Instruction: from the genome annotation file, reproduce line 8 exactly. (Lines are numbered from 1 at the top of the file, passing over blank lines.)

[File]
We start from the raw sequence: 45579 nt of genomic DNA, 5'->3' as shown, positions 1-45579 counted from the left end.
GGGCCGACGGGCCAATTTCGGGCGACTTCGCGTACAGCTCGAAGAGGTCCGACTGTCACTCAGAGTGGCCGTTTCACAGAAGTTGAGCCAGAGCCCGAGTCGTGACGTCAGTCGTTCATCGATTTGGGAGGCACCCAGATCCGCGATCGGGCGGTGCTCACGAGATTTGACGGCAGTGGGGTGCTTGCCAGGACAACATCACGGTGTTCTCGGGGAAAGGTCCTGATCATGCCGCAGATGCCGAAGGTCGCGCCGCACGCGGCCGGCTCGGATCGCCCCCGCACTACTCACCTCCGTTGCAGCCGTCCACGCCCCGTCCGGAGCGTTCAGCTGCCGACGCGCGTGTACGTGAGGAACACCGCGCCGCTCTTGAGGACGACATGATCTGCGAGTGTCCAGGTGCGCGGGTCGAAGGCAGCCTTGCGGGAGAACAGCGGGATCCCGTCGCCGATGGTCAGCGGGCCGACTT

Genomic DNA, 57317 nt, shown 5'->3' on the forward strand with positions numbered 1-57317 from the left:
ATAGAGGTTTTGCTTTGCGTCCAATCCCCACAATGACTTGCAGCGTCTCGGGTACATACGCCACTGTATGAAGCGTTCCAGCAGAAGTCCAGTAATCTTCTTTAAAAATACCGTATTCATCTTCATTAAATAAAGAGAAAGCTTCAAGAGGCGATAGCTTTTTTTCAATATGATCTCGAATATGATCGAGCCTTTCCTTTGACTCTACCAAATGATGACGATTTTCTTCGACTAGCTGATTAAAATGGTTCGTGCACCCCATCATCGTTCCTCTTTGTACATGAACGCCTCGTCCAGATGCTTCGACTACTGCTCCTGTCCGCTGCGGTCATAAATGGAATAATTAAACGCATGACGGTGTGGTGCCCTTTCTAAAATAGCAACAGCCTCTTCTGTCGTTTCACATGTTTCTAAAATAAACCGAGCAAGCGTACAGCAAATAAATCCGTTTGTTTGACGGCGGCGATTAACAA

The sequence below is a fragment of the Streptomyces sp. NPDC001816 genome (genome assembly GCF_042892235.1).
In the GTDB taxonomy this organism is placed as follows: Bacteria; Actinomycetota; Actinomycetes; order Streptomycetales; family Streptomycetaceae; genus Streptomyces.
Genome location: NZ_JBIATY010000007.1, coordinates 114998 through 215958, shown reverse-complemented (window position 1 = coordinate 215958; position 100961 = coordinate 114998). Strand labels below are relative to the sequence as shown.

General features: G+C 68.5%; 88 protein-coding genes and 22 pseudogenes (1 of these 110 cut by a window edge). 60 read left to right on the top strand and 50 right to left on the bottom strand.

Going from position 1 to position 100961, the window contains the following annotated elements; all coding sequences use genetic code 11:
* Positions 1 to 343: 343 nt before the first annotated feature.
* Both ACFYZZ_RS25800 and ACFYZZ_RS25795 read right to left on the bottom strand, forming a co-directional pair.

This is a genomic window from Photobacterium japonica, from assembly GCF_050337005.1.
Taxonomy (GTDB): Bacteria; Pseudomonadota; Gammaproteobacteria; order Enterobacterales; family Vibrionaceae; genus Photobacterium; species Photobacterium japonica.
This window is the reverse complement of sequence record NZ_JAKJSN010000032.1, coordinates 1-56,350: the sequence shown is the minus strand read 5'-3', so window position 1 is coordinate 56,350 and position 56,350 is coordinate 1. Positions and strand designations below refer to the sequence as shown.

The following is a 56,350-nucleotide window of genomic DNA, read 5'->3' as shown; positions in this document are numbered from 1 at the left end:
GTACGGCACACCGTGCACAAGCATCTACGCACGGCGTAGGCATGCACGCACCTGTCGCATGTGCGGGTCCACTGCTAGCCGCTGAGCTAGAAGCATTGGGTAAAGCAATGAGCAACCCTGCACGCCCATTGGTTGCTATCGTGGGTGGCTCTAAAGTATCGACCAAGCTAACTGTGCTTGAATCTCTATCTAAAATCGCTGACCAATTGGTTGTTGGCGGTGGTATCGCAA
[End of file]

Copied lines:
General features: G+C 68.5%; 88 protein-coding genes and 22 pseudogenes (1 of these 110 cut by a window edge). 60 read left to right on the top strand and 50 right to left on the bottom strand.